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The Indian regulator, the Telecom Regulatory Authority of India (TRAI), has adopted on November 28, 2017 a series of recommendations reinforcing the neutrality of the net. The terms chosen are very close to the 2015 European regulation ensuring an open internet. The recommandations prohibit blocking, degrading, slowing down or giving preferential treatment to users, The Times of India reported.

India has long pushed for net neutrality laws, which follow the principle that all traffic on the internet should be treated equally. In November, the Telecom Regulatory Authority of India reportedly recommended that internet access in the country remain non-discriminatory, and that there be no throttling, blocking or preferential treatment.


The European example was a source of inspiration for India as well as support for the various stakeholders who defended the establishment of an ambitious legal framework during the public consultation process. The best evidence of this proximity is the final wording of the provisions recommended by TRAI, which are very close to the European regulation on the open internet. For example, the distinction between Internet access service and specialized services is almost identical in both texts. India and Europe now also have a similar standard for the reasonable management of internet traffic in both cases, the key words are transparency and proportionality.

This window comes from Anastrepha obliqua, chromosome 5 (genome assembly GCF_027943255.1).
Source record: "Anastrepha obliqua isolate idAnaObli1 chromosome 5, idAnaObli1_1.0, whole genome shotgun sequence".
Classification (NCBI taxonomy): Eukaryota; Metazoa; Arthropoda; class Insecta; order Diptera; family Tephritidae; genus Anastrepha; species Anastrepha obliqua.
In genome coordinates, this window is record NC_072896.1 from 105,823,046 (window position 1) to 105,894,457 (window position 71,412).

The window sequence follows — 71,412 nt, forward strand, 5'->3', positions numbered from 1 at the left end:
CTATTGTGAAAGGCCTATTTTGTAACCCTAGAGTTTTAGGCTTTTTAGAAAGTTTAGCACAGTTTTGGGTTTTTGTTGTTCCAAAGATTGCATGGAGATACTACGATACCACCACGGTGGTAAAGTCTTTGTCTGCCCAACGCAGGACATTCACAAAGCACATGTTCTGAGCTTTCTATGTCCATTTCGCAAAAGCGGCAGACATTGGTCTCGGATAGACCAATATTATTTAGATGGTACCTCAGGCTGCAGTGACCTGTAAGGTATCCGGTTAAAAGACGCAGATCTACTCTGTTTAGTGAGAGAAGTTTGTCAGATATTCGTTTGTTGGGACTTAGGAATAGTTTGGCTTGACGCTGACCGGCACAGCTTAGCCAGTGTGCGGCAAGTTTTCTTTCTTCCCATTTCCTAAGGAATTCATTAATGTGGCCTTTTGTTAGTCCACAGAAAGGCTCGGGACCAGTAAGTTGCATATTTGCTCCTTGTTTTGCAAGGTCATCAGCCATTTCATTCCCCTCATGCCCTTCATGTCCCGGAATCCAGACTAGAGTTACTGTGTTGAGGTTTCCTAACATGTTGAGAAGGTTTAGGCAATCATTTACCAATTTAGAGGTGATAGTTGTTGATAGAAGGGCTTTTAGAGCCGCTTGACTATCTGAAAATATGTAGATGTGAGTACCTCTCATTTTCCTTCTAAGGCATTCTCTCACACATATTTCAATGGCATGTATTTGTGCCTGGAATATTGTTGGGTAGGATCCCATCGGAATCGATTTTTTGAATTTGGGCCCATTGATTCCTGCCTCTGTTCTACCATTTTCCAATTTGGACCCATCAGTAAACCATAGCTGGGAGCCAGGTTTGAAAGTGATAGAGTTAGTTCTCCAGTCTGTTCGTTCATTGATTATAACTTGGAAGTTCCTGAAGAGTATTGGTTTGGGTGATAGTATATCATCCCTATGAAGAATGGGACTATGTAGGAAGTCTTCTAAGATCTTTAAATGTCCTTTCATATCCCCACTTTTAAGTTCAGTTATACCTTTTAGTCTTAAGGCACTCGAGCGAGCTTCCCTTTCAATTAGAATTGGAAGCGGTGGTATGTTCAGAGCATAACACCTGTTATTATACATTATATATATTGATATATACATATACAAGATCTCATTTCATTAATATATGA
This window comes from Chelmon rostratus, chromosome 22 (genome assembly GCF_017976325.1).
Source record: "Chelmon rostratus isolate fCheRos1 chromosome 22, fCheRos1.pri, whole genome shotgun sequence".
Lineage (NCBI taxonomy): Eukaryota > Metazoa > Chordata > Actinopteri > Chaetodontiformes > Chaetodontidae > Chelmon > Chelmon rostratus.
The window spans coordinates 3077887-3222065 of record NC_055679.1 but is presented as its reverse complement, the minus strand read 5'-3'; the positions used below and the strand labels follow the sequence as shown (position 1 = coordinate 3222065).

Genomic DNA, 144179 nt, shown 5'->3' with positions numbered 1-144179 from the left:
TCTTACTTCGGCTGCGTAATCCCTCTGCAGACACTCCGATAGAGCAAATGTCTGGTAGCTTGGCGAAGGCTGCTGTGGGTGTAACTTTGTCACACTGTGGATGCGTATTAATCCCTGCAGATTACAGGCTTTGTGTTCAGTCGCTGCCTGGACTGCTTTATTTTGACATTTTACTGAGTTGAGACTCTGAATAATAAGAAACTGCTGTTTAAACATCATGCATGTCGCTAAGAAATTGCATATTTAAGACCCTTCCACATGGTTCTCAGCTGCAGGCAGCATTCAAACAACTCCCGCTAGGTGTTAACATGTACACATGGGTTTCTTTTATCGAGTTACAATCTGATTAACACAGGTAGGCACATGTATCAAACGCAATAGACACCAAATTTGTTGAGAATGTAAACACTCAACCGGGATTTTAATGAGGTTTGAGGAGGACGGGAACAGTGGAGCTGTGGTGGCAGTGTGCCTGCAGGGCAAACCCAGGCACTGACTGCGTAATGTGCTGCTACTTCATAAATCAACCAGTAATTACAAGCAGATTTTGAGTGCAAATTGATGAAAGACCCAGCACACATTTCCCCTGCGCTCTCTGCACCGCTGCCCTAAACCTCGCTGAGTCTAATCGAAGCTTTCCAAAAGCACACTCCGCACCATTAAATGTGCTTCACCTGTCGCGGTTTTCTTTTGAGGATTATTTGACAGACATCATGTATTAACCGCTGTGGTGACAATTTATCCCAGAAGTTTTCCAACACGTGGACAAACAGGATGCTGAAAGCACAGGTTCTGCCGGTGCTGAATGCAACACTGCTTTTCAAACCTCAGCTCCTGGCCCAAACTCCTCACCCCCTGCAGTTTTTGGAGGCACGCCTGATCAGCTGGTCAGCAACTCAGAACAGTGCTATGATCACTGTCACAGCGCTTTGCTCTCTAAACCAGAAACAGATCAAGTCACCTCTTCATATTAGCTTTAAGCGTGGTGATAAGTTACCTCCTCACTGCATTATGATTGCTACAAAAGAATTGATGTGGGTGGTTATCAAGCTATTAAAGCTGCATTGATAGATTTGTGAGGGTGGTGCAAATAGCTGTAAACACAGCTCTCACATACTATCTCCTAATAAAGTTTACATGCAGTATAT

“Any deviations and violations of the rules of net neutrality — which come into effect almost immediately — will be met with stiff penalties,” Department of Telecommunications secretary Aruna Sundararajan told The Times of India.
The Department of Telecommunications didn’t immediately respond to a request for comment.
There are some exceptions to the laws. New and emerging services like autonomous driving and telemedicine are exempt, as they could require faster internet, according to The Times of India.
In 2016, India’s telecom regulator rejected a plan by Facebook to provide free access to certain Internet services controlled by the social network. The government stopped the program over concerns that Facebook violated net neutrality by providing only select online content for free.

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